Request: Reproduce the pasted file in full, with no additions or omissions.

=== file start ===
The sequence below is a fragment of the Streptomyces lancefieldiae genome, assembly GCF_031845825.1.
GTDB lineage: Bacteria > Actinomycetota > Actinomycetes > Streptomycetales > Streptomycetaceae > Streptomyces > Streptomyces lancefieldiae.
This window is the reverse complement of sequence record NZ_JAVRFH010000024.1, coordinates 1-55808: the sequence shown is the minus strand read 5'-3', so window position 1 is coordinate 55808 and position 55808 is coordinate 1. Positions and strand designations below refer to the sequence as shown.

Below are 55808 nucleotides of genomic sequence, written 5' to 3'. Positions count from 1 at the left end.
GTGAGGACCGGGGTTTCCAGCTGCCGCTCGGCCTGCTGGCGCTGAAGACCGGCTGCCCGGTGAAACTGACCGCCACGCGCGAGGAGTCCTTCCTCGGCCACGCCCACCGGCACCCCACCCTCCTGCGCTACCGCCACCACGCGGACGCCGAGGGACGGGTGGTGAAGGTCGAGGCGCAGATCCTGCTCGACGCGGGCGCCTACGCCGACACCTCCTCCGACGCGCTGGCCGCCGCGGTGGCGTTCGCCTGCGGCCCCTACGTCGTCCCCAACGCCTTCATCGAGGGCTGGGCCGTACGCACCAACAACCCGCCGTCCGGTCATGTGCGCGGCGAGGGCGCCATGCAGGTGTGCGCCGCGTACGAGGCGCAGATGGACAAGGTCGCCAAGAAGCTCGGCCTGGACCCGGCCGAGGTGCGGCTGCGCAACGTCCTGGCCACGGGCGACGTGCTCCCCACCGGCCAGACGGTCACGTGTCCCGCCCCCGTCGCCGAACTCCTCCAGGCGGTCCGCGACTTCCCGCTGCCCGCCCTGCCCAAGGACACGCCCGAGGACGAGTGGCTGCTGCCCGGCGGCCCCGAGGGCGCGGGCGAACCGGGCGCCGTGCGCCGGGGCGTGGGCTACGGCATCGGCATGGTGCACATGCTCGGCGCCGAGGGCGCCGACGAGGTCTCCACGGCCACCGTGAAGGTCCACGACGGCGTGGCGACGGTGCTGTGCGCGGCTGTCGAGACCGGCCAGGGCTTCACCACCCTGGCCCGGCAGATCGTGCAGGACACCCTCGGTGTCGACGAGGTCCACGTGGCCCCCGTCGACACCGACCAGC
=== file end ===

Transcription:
The sequence below is a fragment of the Streptomyces lancefieldiae genome, assembly GCF_031845825.1.
GTDB lineage: Bacteria > Actinomycetota > Actinomycetes > Streptomycetales > Streptomycetaceae > Streptomyces > Streptomyces lancefieldiae.
This window is the reverse complement of sequence record NZ_JAVRFH010000024.1, coordinates 1-55808: the sequence shown is the minus strand read 5'-3', so window position 1 is coordinate 55808 and position 55808 is coordinate 1. Positions and strand designations below refer to the sequence as shown.

Below are 55808 nucleotides of genomic sequence, written 5' to 3'. Positions count from 1 at the left end.
GTGAGGACCGGGGTTTCCAGCTGCCGCTCGGCCTGCTGGCGCTGAAGACCGGCTGCCCGGTGAAACTGACCGCCACGCGCGAGGAGTCCTTCCTCGGCCACGCCCACCGGCACCCCACCCTCCTGCGCTACCGCCACCACGCGGACGCCGAGGGACGGGTGGTGAAGGTCGAGGCGCAGATCCTGCTCGACGCGGGCGCCTACGCCGACACCTCCTCCGACGCGCTGGCCGCCGCGGTGGCGTTCGCCTGCGGCCCCTACGTCGTCCCCAACGCCTTCATCGAGGGCTGGGCCGTACGCACCAACAACCCGCCGTCCGGTCATGTGCGCGGCGAGGGCGCCATGCAGGTGTGCGCCGCGTACGAGGCGCAGATGGACAAGGTCGCCAAGAAGCTCGGCCTGGACCCGGCCGAGGTGCGGCTGCGCAACGTCCTGGCCACGGGCGACGTGCTCCCCACCGGCCAGACGGTCACGTGTCCCGCCCCCGTCGCCGAACTCCTCCAGGCGGTCCGCGACTTCCCGCTGCCCGCCCTGCCCAAGGACACGCCCGAGGACGAGTGGCTGCTGCCCGGCGGCCCCGAGGGCGCGGGCGAACCGGGCGCCGTGCGCCGGGGCGTGGGCTACGGCATCGGCATGGTGCACATGCTCGGCGCCGAGGGCGCCGACGAGGTCTCCACGGCCACCGTGAAGGTCCACGACGGCGTGGCGACGGTGCTGTGCGCGGCTGTCGAGACCGGCCAGGGCTTCACCACCCTGGCCCGGCAGATCGTGCAGGACACCCTCGGTGTCGACGAGGTCCACGTGGCCCCCGTCGACACCGACCAGC